Water, Air, & Soil Pollution

, Volume 220, Issue 1–4, pp 131–140 | Cite as

Kinetic and Removal Mechanisms of Ethylbenzene from Contaminated Solutions by Chitin and Chitosan

  • Maryam Mohamed
  • Sabeha K. OukiEmail author


In this study, the efficiency of chitin and chitosan toward the removal of ethylbenzene from aqueous solutions was investigated. Batch adsorption experiments of ethylbenzene-contaminated waters (5–200 mg/L) were carried out to evaluate the removal performance. Ethylbenzene uptake was determined from the changes in concentration, as the residual concentration was measured by gas chromatography with mass spectroscopy. The results indicated that the adsorption of ethylbenzene by chitin and chitosan were in agreement with the Langmuir isotherm, for two parameters model, and Redlich–Peterson isotherm, for three parameters model. A maximum removal percentage of 65% of ethylbenzene can be achieved using chitosan as adsorbent material. The adsorption capacity of ethylbenzene followed the order chitosan > chitin. The pseudo-second order rate model described best the adsorption kinetics of ethylbenzene for the two selected adsorbents. The kinetic studies also revealed that the pore diffusion is not the only rate controlling step in the removal of ethylbenzene. Overall, the study demonstrated that chitosan is a potential adsorbent for the removal of ethylbenzene at concentrations as high as 200 mg/L.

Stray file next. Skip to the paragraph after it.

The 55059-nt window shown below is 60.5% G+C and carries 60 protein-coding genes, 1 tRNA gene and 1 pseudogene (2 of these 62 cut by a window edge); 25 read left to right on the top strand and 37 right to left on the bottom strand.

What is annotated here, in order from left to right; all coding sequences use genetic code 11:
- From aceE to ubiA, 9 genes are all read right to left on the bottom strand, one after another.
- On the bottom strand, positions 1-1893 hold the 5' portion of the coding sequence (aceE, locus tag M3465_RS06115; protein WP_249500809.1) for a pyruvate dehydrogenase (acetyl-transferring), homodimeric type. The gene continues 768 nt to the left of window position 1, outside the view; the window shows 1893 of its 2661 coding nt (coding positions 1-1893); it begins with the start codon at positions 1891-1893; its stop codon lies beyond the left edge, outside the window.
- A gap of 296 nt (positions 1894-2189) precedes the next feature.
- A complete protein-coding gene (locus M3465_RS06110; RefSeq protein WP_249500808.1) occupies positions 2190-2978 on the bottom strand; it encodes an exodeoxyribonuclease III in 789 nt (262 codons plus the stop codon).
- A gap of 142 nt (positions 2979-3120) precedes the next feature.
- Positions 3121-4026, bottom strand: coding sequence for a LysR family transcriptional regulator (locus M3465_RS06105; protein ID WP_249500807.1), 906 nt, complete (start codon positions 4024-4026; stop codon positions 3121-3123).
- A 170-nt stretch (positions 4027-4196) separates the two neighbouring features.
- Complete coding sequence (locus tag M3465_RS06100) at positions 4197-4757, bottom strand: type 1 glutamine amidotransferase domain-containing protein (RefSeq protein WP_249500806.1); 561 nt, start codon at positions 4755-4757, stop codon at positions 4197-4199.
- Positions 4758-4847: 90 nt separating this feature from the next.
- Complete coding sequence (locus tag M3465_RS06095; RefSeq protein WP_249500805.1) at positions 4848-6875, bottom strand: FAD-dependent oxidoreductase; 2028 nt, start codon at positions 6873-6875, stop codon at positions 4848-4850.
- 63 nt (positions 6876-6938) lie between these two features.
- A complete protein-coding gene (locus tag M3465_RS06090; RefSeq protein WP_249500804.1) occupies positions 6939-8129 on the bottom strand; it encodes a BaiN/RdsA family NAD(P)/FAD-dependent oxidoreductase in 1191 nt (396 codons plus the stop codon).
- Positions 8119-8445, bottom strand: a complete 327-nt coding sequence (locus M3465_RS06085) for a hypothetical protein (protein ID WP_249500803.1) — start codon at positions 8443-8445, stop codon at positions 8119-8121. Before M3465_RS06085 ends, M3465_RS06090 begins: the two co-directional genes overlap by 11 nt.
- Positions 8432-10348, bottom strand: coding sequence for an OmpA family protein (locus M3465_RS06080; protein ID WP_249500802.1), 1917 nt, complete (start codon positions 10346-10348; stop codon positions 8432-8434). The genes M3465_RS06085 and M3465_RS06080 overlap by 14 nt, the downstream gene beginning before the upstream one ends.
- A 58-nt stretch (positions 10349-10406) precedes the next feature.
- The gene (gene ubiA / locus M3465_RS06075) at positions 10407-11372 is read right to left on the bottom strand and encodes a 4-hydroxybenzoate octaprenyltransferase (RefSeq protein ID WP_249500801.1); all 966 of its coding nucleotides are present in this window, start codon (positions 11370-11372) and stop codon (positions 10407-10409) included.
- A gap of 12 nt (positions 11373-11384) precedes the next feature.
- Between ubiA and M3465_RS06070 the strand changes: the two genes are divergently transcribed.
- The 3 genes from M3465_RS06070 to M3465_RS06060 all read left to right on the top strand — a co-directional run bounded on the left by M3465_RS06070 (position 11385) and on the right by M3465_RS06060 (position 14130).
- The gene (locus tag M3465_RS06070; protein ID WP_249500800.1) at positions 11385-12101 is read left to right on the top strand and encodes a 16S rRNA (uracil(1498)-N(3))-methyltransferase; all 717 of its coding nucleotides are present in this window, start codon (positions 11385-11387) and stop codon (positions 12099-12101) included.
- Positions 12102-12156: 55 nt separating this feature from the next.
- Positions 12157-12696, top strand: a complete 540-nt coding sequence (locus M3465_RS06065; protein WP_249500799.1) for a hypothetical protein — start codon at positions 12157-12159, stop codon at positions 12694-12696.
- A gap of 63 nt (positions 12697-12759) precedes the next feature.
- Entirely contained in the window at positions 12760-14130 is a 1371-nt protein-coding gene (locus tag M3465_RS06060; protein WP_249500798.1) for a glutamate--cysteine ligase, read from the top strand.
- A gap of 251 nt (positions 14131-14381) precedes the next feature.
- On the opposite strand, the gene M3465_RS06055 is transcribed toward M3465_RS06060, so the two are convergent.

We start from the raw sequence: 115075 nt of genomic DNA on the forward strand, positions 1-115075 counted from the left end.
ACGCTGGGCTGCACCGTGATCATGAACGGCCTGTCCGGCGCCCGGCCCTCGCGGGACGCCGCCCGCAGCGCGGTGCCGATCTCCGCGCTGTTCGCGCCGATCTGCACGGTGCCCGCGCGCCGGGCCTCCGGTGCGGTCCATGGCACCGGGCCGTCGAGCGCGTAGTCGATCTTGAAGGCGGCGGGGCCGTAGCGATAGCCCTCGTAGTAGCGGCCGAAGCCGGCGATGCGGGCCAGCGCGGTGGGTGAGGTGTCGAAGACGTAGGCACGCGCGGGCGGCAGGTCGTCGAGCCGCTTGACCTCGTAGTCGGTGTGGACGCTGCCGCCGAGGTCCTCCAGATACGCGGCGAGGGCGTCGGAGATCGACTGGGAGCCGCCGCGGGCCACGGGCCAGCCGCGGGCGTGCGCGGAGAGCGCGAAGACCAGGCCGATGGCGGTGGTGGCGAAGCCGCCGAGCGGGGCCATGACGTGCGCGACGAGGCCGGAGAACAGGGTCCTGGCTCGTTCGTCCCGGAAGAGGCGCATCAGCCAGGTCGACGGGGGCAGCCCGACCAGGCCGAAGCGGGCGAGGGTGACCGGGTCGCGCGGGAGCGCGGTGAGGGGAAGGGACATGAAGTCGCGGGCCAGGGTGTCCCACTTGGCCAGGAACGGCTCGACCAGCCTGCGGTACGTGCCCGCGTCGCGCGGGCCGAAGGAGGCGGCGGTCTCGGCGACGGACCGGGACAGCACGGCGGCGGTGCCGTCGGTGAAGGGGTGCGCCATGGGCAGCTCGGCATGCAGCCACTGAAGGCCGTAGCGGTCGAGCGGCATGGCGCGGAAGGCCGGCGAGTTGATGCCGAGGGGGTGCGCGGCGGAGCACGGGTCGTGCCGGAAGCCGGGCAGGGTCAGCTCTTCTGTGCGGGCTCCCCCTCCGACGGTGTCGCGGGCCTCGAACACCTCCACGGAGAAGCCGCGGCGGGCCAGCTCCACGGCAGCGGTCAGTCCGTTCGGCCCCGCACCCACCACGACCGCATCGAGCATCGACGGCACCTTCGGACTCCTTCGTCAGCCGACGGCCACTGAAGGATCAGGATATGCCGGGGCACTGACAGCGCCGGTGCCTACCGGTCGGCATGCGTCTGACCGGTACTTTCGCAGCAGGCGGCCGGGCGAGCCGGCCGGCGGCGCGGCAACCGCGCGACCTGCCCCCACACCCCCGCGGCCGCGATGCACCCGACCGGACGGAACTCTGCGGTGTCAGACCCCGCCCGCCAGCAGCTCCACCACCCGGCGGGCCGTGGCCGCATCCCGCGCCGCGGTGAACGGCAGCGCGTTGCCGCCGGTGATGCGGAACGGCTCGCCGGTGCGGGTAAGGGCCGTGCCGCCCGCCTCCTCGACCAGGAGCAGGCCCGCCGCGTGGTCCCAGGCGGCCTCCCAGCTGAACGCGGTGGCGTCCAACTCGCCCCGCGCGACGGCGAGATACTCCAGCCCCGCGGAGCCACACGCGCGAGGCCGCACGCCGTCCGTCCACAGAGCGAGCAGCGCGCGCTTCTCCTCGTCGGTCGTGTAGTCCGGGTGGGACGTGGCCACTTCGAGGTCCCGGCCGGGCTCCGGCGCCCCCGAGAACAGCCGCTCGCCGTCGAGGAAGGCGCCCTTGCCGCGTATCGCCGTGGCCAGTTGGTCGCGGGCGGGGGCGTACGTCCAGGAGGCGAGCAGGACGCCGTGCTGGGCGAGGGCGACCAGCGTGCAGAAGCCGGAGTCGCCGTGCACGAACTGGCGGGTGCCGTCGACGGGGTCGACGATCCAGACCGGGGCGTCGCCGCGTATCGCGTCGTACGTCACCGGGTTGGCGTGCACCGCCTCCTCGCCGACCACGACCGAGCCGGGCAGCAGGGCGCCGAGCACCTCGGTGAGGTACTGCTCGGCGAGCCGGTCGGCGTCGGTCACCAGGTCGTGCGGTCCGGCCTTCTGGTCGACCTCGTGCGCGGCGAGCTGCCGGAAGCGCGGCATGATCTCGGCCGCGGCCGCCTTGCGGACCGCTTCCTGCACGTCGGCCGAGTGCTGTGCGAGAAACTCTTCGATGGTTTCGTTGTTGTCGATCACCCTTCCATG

Chitin Chitosan Ethylbenzene Adsorption isotherms Adsorption kinetics 



Langmuir constant or the maximum adsorbent-phase concentration of adsorbate when surface sites are saturated with adsorbate (milligrammes adsorbate/grammes adsorbent)


Redlich–Peterson isotherm constant (litres per milligram) to the beta root


Langmuir constant or constant that is related to the free energy of adsorption


Temkin isotherm constant


Dubinin–Radushkevich isotherm constant


Temkin isotherm constant


Initial adsorbate concentration (milligrammes per litre)


Residual adsorbate concentration at equilibrium (milligrammes per litre)


Mean free energy of adsorption (kilojoules per gramme)


Initial sorption rate (milligrammes per gramme·hour)


Intercept of intra-particle diffusion equation (milligrammes per gramme)


Constant of Bangham’s equation (grammes)


Intra-particle diffusion rate constant (milligrams per (grams per square root of hour))


Freundlich constant (milligrams per gram) ((milligrams per litre) to the nth root)


Overall pseudo-first order rate constant (per hour)


Redlich–Peterson isotherm constant (litres per gramme)


Temkin isotherm constant (litres per milligramme)


Overall pseudo-second order rate constant (grammes per milligramme·hour))


Amount of adsorbent used per litre of solution (grammes per litre)


Amount of solid adsorbent material used (grammes)


Freundlich constant that indicate the intensity of the adsorption


Dubinin-Radushkevich isotherm constant (milligrammes per gramme)


Universal gas constant 8.314 J/mol K


Dimensionless separation factor


Correlation coefficient


Absolute temperature (kelvin)


Time (hours)


Volume of adsorbate solution (millilitres)


Amount of adsorbate adsorbed at time (milligrammes)

Greek Letters


Exponent in Redlich–Peterson equation


Constant of Bangham’s equation


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Copyright information

© Springer Science+Business Media B.V. 2011

Authors and Affiliations

  1. 1.Centre for Environmental Health EngineeringUniversity of SurreySurreyUK

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